Winning the Tug-Of-War Against Substance Abuse Disorder

an image of a tug of war to depict the disease of addiction and how it functions in high functioning alcoholics and high functioning addicts

Motivating Recovery in a High Functioning Person with a Substance Use Disorder

As a professional who specializes in treating high functioning persons with a substance use disorder (SUD), I spend a lot of time assessing what motivates people to seek treatment, and what motivates people to stay engaged with habits and activities that support the bio/medical/psych/social/neural changes necessary for contented sobriety.

I find that I often come up against the Myth of Readiness, which I addressed briefly in the linked blog post. Today, I want to elaborate on that idea using the metaphor of a tug-of-war and the pushing and pulling that characterizes that game.

As pointed out in the Myth of Readiness, the myth that a person with a SUD needs to be “ready” or to have “hit bottom” persists. There is no research that supports this, and “readiness” and “bottom” are vague terms that are difficult to quantify.

Instead, let’s look at the disease of addiction as a tug of war. The disease is on one end pulling away from wellness and treatment. The pull comes from the substance use disorder: the brain’s neurochemistry. The brain of a person with a SUD is structurally and chemically changed and different from persons who don’t have a SUD; that is precisely why logic-based guidance such as “just stop” or “you have so much to live for” do not “work”; they do not impact brain chemistry. Just like the pancreas of someone with diabetes is different than someone without diabetes, it helps to understand the bio/physiological realities of SUD. The power of a diseased brain is enormous; I am careful to never minimize or dismiss it. A brain with an aggressive addiction can and does lead people to destruction, decline in health, isolation, and even death. In the case of high functioning persons with a SUD, though, the context of their lives masks the severity of the addiction. The disease is playing tug-of-war, but the high functioning person has less on his or her team to pull back.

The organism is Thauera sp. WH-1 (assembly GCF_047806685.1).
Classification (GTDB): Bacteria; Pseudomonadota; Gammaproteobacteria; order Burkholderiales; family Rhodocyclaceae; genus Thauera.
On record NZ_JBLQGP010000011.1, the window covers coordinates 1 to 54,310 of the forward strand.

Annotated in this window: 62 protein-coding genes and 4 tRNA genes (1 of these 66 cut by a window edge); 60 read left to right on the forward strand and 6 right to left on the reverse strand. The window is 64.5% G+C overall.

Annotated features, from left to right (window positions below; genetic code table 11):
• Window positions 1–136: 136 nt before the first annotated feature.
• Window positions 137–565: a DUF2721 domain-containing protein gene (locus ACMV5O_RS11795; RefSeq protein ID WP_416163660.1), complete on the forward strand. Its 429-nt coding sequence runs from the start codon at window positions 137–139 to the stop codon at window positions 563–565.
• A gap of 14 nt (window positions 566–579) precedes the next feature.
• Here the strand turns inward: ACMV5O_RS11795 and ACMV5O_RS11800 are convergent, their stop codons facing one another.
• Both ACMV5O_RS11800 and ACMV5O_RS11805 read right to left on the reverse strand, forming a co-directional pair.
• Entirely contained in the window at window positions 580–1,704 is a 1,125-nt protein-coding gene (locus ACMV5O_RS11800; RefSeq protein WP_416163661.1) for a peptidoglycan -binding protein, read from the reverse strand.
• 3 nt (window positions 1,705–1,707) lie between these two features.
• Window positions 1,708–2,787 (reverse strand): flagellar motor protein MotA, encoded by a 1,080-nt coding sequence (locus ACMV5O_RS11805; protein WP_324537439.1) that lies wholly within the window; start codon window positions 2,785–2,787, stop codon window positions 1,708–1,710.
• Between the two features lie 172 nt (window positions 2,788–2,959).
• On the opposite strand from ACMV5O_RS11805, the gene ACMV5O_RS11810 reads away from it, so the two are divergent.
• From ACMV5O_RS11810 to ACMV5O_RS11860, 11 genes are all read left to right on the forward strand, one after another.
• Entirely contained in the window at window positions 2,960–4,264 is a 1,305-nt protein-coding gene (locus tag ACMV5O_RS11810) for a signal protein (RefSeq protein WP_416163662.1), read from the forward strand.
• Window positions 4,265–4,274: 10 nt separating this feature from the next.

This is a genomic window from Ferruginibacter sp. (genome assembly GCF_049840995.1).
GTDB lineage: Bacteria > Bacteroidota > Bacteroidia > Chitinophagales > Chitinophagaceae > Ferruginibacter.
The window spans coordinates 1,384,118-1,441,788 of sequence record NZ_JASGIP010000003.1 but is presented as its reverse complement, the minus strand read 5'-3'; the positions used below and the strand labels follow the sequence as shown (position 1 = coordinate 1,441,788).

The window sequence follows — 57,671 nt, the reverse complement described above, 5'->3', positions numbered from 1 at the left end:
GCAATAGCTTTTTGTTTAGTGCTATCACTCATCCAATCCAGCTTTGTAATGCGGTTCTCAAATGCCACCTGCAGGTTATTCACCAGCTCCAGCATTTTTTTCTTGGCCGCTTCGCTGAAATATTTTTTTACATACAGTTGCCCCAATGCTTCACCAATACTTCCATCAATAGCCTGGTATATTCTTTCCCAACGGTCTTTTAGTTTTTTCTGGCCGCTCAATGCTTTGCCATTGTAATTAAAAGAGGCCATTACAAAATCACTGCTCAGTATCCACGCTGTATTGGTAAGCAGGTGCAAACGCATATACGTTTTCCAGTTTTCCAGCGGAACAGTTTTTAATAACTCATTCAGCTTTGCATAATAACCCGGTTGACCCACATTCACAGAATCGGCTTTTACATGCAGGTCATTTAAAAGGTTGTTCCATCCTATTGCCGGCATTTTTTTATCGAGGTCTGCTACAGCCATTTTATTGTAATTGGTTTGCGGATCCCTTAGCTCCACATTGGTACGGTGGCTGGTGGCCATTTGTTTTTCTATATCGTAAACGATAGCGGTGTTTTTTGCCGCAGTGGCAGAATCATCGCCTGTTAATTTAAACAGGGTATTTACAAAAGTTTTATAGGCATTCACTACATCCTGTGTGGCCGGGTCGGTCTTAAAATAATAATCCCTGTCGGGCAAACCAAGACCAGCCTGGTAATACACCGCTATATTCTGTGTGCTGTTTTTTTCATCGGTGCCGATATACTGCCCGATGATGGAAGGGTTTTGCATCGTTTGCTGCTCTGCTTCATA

Bottom? What Bottom?

For an person facing a stereotypical bottom (for example, losing a marriage, facing a bankruptcy, chronic unemployment, legal issues), the pull away from the disease is aided by life consequences OF the disease. While the disease side of the rope is clearly aggressive and strong, avoiding the continued pain, fear, and consequences of the addiction are factors that line up to pull the rope away from disease. In the case of my clients, while they are spared the life impact of the most egregious indications of substance use disorder, they are also without the benefit of life consequences “teaming up” to pull against the disease. The LACK of major and obvious consequences become a barrier to treatment and recovery.

This presents a challenge to me and my clients. We need to identify team members to help pull these persons away from the disease and towards a contented sobriety. We can’t use what does not exist (such as unemployment, marriage loss, loss of property). We need to amass tug of war team members with sufficient strength and force to wrench the client away from the pull of the disease.

I have found that developing enthusiasm towards recovery, moods, mental states, and integrating a client’s potential with their reality can become team members on the recovery side of this tug of war. Ultimately, it is more powerful to work towards something than to sustain energy to avoid something; the high functioning person with a SUD may have to BEGIN at that stage.

an image of a spiral showing no bottom to reinforce that high functioning alcoholics and high functioning addicts may not have a bottom